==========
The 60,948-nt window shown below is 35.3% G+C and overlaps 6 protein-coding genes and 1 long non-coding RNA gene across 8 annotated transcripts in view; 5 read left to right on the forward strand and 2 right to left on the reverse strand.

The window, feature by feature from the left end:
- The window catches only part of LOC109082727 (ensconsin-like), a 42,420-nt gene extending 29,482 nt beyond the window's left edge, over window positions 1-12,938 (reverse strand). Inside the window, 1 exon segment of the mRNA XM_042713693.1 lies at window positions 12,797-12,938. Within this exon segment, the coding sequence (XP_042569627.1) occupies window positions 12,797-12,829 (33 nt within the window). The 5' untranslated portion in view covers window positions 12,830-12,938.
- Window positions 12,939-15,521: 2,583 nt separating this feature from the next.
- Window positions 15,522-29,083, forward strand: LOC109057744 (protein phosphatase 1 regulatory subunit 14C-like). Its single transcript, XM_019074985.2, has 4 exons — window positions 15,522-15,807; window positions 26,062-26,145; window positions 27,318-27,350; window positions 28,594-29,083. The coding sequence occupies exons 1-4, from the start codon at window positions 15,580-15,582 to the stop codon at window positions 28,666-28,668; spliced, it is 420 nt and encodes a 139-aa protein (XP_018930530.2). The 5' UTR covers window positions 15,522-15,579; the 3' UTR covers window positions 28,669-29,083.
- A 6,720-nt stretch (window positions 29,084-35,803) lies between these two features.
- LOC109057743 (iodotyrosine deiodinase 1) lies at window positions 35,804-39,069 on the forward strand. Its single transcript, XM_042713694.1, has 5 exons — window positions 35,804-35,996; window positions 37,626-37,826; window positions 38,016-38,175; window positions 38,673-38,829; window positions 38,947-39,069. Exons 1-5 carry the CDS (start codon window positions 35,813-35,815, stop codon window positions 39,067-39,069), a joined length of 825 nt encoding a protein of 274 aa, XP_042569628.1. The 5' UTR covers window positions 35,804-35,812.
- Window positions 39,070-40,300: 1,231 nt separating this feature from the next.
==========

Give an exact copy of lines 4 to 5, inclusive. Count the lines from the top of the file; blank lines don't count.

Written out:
- Window positions 12,939-15,521: 2,583 nt separating this feature from the next.
- Window positions 15,522-29,083, forward strand: LOC109057744 (protein phosphatase 1 regulatory subunit 14C-like). Its single transcript, XM_019074985.2, has 4 exons — window positions 15,522-15,807; window positions 26,062-26,145; window positions 27,318-27,350; window positions 28,594-29,083. The coding sequence occupies exons 1-4, from the start codon at window positions 15,580-15,582 to the stop codon at window positions 28,666-28,668; spliced, it is 420 nt and encodes a 139-aa protein (XP_018930530.2). The 5' UTR covers window positions 15,522-15,579; the 3' UTR covers window positions 28,669-29,083.